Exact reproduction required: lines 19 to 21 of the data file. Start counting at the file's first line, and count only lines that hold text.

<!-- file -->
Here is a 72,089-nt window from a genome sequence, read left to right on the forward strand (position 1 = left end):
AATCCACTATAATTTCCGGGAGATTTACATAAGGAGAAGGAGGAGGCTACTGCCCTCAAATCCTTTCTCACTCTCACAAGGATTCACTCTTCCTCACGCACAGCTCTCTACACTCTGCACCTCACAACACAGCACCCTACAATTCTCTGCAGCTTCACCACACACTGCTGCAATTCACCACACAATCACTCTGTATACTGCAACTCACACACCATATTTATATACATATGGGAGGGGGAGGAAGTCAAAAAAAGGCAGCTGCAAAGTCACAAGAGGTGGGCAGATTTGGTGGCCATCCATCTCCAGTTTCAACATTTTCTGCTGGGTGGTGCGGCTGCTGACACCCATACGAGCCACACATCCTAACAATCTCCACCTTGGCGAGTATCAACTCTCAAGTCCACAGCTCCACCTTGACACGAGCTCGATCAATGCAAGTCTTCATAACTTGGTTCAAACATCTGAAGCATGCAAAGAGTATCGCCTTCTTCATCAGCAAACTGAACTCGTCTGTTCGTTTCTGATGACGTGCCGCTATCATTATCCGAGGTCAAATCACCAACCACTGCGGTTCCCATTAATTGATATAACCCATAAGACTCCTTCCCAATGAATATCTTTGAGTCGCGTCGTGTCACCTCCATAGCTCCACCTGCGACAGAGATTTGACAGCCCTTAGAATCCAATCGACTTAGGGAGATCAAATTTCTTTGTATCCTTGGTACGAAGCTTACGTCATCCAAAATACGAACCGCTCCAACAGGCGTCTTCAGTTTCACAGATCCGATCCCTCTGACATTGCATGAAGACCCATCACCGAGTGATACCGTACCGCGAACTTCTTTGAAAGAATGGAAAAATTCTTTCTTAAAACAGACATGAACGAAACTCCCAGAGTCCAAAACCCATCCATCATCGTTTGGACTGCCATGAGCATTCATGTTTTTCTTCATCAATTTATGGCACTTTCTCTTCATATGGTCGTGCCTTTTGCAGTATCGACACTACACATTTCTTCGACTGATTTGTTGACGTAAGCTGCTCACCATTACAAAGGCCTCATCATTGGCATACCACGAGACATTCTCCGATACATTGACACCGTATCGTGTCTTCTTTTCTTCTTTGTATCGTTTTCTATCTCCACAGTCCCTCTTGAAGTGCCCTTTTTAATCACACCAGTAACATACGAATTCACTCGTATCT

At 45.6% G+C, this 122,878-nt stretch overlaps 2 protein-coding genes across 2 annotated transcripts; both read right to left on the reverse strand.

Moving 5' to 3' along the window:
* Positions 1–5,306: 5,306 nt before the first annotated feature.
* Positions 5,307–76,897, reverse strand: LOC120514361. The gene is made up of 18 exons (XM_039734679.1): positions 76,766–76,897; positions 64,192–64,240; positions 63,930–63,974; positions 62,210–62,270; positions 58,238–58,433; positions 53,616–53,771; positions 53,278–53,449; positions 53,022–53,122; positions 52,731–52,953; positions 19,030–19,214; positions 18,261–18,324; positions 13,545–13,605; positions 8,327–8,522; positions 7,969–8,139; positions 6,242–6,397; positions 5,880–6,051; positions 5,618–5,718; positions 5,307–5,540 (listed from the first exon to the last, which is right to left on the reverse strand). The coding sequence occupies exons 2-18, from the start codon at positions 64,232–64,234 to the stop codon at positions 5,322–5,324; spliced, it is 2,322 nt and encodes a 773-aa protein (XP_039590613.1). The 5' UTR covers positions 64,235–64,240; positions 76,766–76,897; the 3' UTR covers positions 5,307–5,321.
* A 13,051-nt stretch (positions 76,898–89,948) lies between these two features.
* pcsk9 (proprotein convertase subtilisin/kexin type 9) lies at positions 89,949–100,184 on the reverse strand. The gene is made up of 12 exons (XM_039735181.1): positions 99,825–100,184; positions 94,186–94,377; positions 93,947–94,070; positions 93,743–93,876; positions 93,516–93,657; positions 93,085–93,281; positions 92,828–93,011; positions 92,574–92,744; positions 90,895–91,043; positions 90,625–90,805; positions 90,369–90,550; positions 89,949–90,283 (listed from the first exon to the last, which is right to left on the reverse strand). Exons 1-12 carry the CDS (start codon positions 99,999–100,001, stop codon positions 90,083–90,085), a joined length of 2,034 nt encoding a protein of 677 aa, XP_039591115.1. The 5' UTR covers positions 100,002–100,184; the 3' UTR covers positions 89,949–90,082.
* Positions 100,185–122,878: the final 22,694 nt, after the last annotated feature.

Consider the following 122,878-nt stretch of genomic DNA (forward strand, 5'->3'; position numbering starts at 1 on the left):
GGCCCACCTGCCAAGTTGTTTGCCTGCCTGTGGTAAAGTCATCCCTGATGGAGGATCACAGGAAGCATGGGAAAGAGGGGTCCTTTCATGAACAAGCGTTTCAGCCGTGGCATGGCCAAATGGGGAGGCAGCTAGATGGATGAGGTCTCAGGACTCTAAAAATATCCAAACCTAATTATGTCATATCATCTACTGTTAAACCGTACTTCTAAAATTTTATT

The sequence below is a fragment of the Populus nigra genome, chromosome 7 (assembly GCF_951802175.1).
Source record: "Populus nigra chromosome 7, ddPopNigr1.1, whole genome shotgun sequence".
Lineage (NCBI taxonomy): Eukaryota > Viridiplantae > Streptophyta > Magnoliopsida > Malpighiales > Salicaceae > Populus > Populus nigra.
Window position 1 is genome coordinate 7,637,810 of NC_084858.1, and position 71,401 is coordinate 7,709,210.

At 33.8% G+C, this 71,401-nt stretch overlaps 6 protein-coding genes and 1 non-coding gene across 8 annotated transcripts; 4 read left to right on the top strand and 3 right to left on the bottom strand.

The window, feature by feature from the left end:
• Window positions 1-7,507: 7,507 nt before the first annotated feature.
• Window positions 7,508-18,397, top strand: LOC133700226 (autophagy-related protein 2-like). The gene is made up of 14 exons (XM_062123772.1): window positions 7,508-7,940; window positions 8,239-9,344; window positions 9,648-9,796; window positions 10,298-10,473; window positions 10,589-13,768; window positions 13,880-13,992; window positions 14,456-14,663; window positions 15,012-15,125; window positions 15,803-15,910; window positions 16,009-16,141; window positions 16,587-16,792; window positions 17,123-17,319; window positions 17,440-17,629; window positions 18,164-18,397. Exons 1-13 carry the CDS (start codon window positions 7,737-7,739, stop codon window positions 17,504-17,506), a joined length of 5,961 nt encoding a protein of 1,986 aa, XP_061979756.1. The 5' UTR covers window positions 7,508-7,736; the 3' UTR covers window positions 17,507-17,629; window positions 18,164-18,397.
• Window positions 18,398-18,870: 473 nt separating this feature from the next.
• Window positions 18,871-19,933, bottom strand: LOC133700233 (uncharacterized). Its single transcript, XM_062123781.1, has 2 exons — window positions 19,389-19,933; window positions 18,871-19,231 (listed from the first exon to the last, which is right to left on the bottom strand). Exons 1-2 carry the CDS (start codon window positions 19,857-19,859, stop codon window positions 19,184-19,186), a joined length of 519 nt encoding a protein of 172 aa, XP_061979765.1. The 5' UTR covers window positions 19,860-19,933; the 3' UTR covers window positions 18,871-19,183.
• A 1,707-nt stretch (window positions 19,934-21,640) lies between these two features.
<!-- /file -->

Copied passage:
• Window positions 7,508-18,397, top strand: LOC133700226 (autophagy-related protein 2-like). The gene is made up of 14 exons (XM_062123772.1): window positions 7,508-7,940; window positions 8,239-9,344; window positions 9,648-9,796; window positions 10,298-10,473; window positions 10,589-13,768; window positions 13,880-13,992; window positions 14,456-14,663; window positions 15,012-15,125; window positions 15,803-15,910; window positions 16,009-16,141; window positions 16,587-16,792; window positions 17,123-17,319; window positions 17,440-17,629; window positions 18,164-18,397. Exons 1-13 carry the CDS (start codon window positions 7,737-7,739, stop codon window positions 17,504-17,506), a joined length of 5,961 nt encoding a protein of 1,986 aa, XP_061979756.1. The 5' UTR covers window positions 7,508-7,736; the 3' UTR covers window positions 17,507-17,629; window positions 18,164-18,397.
• Window positions 18,398-18,870: 473 nt separating this feature from the next.
• Window positions 18,871-19,933, bottom strand: LOC133700233 (uncharacterized). Its single transcript, XM_062123781.1, has 2 exons — window positions 19,389-19,933; window positions 18,871-19,231 (listed from the first exon to the last, which is right to left on the bottom strand). Exons 1-2 carry the CDS (start codon window positions 19,857-19,859, stop codon window positions 19,184-19,186), a joined length of 519 nt encoding a protein of 172 aa, XP_061979765.1. The 5' UTR covers window positions 19,860-19,933; the 3' UTR covers window positions 18,871-19,183.